Care Proceedings

If a Local Authority believes that a child has suffered or is at risk of suffering significant harm it may decide that it is necessary to take the child into care to help keep them safe, by applying for a Care or Emergency Protection Order.

Emergency Protection:

Emergency Protection Orders (EPO) can be granted under s. 47 of the children Act 1989. An order lasts up to 8 days and is capable of being extended once for no more than 7 days.

An EPO has the effect of granting the Local Authority parental responsibility for the child and allows them to remove the child from their parents’ care.

The court will make an EPO where it is satisfied that there is a reasonable cause to believe that the child is likely to suffer significant harm if not removed into local authority accommodation.

An alternative is that the alleged abuser is required to leave the home, so that it is not necessary to remove the child from home.

Care Proceedings:

If Children’s Services conclude that the child requires long-term protection, a care order must be applied for. Detailed evidence, including psychological expert assessments of the child and parents must first be collated and a care plan must be drafted. Whilst this information is being collated, the Local Authority is likely to apply for an Interim Care Order.

A Care Order may only be granted if the threshold criteria (contained in Section 31 Children Act 1989) are adequately met. That is to say, the court must be satisfied that:

  • the child is suffering or is likely to suffer significant harm and
  • that the harm is attributable to :
    • the care given to, or likely to be given to the child if the order were not made
    • the child being beyond parental control

Interim Care Order:

This may be made under Section 38 Children Act 1989. The court must be satisfied there are reasonable grounds for believing that the child has suffered or is likely to suffer significant harm. An Interim Care Order usually lasts for the duration of the proceedings.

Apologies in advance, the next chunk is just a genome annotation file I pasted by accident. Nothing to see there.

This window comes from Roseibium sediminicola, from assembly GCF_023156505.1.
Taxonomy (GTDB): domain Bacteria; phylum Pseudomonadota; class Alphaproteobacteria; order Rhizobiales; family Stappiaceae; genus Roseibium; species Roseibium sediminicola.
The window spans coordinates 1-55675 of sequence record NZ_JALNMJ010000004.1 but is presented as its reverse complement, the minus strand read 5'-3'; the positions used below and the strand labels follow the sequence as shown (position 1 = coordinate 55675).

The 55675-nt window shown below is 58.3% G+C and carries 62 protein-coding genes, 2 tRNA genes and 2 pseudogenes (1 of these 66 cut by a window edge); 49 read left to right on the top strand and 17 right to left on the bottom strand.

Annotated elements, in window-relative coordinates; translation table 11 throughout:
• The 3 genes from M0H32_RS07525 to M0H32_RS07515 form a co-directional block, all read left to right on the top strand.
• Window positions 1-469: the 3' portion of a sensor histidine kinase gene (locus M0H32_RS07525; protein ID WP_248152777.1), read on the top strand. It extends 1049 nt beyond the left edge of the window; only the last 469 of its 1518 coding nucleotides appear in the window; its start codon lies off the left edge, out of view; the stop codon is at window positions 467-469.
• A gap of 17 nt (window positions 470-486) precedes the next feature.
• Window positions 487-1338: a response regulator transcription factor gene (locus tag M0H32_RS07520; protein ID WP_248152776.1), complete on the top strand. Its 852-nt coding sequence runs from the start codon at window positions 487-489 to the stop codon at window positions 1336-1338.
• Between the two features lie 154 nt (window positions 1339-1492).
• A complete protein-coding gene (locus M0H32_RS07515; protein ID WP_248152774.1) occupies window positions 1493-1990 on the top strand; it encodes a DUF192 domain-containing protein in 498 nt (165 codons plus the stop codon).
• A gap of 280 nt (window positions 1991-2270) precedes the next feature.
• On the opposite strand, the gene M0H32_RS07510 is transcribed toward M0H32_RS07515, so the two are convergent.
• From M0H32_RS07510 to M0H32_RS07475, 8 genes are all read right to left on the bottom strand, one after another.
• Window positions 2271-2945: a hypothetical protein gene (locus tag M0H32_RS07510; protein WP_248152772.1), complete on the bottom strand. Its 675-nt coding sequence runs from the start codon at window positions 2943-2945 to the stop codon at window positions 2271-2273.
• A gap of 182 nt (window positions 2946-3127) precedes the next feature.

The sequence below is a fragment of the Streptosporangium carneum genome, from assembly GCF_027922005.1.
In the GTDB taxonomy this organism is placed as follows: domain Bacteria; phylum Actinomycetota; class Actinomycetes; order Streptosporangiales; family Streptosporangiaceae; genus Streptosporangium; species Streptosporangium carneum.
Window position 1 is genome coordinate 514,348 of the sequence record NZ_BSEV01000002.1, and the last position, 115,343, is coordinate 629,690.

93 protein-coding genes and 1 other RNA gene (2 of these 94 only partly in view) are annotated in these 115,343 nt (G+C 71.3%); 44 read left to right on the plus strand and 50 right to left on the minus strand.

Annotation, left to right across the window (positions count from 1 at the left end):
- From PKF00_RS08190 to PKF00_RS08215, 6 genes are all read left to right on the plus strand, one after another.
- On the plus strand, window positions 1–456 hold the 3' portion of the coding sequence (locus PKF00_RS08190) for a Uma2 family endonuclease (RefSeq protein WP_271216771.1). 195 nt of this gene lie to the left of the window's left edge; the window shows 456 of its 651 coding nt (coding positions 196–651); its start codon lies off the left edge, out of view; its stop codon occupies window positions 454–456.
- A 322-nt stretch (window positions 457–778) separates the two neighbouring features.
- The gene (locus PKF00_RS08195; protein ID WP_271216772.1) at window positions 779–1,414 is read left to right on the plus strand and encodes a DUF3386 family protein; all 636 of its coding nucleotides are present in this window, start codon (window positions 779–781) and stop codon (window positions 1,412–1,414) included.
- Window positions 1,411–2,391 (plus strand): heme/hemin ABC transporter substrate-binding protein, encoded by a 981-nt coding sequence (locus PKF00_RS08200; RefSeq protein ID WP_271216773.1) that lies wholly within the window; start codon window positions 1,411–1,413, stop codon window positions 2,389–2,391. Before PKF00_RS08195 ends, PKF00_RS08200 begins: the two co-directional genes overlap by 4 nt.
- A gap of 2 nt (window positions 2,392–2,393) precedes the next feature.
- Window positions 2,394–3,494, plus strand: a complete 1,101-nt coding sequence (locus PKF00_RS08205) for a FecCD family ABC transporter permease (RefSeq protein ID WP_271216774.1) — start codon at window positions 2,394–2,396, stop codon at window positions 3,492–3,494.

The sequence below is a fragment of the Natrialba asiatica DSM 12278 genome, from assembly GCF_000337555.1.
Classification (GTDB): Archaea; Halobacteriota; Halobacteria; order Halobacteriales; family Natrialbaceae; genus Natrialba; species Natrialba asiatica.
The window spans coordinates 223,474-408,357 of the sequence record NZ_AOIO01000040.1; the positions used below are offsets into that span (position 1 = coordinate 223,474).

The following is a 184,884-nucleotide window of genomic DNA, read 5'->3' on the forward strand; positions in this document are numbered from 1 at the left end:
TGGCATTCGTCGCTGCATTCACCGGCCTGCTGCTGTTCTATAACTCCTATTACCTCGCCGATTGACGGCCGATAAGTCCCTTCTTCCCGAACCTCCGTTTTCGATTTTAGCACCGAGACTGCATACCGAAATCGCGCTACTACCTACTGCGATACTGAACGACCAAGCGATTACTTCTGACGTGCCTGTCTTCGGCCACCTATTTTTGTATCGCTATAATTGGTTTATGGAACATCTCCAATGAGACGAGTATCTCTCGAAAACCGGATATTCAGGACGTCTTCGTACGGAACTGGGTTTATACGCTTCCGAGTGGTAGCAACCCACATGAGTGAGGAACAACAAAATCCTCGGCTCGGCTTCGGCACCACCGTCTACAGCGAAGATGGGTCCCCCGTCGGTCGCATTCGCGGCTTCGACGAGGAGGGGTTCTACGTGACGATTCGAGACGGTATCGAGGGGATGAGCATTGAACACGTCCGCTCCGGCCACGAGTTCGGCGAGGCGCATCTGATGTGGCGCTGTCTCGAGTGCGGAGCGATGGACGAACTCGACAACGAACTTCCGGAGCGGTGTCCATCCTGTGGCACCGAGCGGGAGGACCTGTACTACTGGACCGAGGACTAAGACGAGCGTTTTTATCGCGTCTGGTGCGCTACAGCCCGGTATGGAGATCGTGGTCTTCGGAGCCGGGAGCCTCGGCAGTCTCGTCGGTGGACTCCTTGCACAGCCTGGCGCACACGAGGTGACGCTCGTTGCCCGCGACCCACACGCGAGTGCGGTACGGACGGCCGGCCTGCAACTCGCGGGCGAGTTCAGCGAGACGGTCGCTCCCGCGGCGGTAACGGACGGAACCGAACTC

Once an Interim Care Order is granted, the Local Authority must begin a twin-track planning process. This entails considering and assessing whether the child could be rehabilitated with the family or placed outside the family.

Once an Interim Care Order is obtained, a date should be fixed for a final hearing within 26 weeks. The threshold criteria, which must be crossed in order for a Care Order to be granted is contained in Section 31 Children Act 1989.

The court appoints a Children’s Guardian (under Section 41 Children Act 1989) who represents the child during the court proceedings following the grant of an Interim Care Order. The Guardian acts in the child’s best interests and files a report to the court setting out the course of action appropriate to the child’s best interests.

If the court is not minded to grant a Care Order, the following orders are also available to the court:

  • A Supervision Order or a Family Assistance Order, where the child is returned to the family, benefiting from the advice, assistance and supervision of Children’s Services.
  • A Child Arrangements Order if it is deemed that no local authority intervention is necessary.
  • Special Guardianship Oder.

If a Care Order is granted, Children’s Services are required to allow parents reasonable contact with the child.

A Care Order remains until the child is 18, unless it is discharged prior to this. However, where a child is being looked after, social services are under a duty to provide advice and assistance until the child reaches the age of 21.


The Children Act 1989 and the associated governmental guidance focus upon the concept of a balanced approach to the protection of children. It centres on promoting a partnership between the Local Authority and the parents and encouraging co-operation between all agencies concerned with the child’s wellbeing and welfare.

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